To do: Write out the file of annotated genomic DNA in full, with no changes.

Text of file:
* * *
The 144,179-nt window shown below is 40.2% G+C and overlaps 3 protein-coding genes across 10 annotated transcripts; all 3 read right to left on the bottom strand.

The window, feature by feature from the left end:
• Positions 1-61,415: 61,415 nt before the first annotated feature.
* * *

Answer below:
The 144,179-nt window shown below is 40.2% G+C and overlaps 3 protein-coding genes across 10 annotated transcripts; all 3 read right to left on the bottom strand.

The window, feature by feature from the left end:
• Positions 1-61,415: 61,415 nt before the first annotated feature.